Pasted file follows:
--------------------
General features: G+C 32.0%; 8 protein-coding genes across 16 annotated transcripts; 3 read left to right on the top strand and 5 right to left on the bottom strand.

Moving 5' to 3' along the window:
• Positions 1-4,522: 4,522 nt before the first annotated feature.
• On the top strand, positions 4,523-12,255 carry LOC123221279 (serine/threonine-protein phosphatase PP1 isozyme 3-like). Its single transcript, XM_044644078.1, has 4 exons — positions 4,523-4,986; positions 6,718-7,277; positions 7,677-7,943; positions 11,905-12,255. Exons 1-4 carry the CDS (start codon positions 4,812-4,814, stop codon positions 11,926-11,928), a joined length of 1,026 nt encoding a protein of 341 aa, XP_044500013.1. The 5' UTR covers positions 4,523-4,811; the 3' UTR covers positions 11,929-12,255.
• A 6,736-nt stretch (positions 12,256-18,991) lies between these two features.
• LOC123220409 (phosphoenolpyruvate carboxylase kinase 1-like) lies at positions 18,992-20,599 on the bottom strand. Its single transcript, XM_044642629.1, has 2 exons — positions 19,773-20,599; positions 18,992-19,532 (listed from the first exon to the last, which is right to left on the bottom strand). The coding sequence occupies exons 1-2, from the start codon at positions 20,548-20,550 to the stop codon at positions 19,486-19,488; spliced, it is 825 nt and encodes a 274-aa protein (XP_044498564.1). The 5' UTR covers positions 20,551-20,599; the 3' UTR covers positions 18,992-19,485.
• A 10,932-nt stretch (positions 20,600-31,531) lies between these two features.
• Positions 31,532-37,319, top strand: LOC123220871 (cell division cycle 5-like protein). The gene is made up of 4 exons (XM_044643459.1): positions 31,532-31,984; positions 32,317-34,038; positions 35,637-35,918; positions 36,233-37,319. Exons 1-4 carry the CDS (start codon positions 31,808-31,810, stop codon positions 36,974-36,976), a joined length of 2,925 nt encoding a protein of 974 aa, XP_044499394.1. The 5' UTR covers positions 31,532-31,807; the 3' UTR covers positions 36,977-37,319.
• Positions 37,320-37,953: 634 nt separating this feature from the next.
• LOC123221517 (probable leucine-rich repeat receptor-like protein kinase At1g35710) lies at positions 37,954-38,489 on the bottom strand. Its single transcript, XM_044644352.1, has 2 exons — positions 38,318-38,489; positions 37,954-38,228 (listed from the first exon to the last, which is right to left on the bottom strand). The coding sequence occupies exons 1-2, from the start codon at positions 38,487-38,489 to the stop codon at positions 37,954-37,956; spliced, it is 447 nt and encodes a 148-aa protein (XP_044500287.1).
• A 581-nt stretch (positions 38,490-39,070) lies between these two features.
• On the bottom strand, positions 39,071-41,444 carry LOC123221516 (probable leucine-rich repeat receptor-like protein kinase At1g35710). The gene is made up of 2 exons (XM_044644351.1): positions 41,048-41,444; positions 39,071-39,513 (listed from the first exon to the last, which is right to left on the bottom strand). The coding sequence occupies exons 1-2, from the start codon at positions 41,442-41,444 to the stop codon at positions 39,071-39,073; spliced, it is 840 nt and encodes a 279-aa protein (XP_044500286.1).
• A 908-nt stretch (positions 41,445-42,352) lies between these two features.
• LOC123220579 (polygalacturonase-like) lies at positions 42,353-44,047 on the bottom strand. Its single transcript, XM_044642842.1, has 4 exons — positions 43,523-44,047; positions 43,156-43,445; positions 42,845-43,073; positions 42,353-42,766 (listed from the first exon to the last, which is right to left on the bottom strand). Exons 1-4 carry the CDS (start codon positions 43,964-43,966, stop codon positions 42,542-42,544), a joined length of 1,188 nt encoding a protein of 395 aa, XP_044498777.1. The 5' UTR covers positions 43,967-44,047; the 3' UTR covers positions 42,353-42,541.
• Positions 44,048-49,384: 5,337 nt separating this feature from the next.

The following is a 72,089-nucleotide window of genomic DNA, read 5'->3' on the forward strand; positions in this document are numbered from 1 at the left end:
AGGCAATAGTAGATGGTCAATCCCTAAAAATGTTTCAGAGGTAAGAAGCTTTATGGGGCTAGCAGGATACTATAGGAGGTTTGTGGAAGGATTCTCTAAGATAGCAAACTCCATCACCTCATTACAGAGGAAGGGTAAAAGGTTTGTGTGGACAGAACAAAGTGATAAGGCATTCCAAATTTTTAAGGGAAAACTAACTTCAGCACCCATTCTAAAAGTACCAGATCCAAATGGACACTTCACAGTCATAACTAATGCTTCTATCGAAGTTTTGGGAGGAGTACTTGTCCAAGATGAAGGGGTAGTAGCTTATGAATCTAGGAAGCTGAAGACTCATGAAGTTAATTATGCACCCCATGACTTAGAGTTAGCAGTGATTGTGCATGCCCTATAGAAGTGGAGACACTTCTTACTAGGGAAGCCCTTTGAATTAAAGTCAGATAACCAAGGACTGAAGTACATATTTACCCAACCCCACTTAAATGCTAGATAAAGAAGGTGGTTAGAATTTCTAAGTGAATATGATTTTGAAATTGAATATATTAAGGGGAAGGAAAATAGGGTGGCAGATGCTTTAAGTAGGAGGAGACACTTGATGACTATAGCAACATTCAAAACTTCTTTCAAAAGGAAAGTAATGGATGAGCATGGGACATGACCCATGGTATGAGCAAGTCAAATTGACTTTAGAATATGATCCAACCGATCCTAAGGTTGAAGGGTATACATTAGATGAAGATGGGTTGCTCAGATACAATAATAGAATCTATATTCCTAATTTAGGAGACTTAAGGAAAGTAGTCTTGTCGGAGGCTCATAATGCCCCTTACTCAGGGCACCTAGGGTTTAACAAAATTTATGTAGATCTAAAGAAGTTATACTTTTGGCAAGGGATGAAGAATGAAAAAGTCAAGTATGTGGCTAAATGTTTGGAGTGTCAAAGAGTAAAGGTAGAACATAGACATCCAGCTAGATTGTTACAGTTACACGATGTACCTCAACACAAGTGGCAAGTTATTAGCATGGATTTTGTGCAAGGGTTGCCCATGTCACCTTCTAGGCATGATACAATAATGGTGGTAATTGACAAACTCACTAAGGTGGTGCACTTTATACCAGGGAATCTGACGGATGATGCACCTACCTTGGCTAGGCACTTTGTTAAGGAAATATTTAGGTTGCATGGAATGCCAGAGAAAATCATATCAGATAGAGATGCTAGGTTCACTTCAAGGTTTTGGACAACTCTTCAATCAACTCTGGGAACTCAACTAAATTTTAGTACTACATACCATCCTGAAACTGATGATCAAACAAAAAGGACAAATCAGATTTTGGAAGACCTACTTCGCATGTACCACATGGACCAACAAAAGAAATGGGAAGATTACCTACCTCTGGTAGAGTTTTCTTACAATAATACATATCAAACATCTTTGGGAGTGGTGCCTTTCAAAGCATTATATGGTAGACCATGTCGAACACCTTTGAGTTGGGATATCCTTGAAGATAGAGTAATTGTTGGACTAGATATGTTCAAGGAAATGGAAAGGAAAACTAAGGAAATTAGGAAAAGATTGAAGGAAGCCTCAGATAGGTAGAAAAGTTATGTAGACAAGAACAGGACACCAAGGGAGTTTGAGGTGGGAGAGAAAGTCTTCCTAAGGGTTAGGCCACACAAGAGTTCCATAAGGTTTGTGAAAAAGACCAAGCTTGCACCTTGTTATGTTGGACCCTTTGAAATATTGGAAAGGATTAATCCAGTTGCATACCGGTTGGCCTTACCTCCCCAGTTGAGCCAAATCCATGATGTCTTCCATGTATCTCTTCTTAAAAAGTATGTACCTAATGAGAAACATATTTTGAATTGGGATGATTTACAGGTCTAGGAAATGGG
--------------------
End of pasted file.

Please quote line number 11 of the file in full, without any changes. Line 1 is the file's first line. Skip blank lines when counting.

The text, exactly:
• A 581-nt stretch (positions 38,490-39,070) lies between these two features.